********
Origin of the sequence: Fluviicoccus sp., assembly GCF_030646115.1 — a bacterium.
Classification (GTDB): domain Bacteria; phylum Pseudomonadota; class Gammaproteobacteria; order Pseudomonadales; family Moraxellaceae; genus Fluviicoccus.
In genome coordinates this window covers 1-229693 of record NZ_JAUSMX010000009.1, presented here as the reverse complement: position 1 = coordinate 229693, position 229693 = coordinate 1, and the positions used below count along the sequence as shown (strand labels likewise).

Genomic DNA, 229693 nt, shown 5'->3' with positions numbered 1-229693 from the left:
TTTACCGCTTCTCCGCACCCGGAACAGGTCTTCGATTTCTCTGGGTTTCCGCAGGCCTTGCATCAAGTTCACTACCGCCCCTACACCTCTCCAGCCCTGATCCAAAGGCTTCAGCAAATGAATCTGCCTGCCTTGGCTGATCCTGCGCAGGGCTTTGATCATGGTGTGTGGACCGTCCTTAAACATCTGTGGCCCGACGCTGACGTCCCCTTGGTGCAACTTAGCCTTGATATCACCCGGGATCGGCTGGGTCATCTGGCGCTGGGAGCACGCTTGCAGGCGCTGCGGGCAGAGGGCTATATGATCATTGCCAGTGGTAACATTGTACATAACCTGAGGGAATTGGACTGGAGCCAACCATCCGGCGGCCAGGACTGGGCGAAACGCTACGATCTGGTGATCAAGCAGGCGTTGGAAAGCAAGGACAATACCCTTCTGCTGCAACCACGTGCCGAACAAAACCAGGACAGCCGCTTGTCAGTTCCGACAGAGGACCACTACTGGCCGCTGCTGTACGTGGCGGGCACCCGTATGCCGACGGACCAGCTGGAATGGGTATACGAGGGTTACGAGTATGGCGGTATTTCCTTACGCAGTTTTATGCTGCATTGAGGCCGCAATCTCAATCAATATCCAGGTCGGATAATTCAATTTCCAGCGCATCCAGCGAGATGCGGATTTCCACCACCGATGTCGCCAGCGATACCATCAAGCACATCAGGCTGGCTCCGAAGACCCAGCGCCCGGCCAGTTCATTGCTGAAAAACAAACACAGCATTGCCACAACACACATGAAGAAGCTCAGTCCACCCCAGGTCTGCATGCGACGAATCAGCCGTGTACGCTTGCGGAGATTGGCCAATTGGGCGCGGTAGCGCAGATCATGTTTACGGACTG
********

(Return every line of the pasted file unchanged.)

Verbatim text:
Origin of the sequence: Fluviicoccus sp., assembly GCF_030646115.1 — a bacterium.
Classification (GTDB): domain Bacteria; phylum Pseudomonadota; class Gammaproteobacteria; order Pseudomonadales; family Moraxellaceae; genus Fluviicoccus.
In genome coordinates this window covers 1-229693 of record NZ_JAUSMX010000009.1, presented here as the reverse complement: position 1 = coordinate 229693, position 229693 = coordinate 1, and the positions used below count along the sequence as shown (strand labels likewise).

Genomic DNA, 229693 nt, shown 5'->3' with positions numbered 1-229693 from the left:
TTTACCGCTTCTCCGCACCCGGAACAGGTCTTCGATTTCTCTGGGTTTCCGCAGGCCTTGCATCAAGTTCACTACCGCCCCTACACCTCTCCAGCCCTGATCCAAAGGCTTCAGCAAATGAATCTGCCTGCCTTGGCTGATCCTGCGCAGGGCTTTGATCATGGTGTGTGGACCGTCCTTAAACATCTGTGGCCCGACGCTGACGTCCCCTTGGTGCAACTTAGCCTTGATATCACCCGGGATCGGCTGGGTCATCTGGCGCTGGGAGCACGCTTGCAGGCGCTGCGGGCAGAGGGCTATATGATCATTGCCAGTGGTAACATTGTACATAACCTGAGGGAATTGGACTGGAGCCAACCATCCGGCGGCCAGGACTGGGCGAAACGCTACGATCTGGTGATCAAGCAGGCGTTGGAAAGCAAGGACAATACCCTTCTGCTGCAACCACGTGCCGAACAAAACCAGGACAGCCGCTTGTCAGTTCCGACAGAGGACCACTACTGGCCGCTGCTGTACGTGGCGGGCACCCGTATGCCGACGGACCAGCTGGAATGGGTATACGAGGGTTACGAGTATGGCGGTATTTCCTTACGCAGTTTTATGCTGCATTGAGGCCGCAATCTCAATCAATATCCAGGTCGGATAATTCAATTTCCAGCGCATCCAGCGAGATGCGGATTTCCACCACCGATGTCGCCAGCGATACCATCAAGCACATCAGGCTGGCTCCGAAGACCCAGCGCCCGGCCAGTTCATTGCTGAAAAACAAACACAGCATTGCCACAACACACATGAAGAAGCTCAGTCCACCCCAGGTCTGCATGCGACGAATCAGCCGTGTACGCTTGCGGAGATTGGCCAATTGGGCGCGGTAGCGCAGATCATGTTTACGGACTG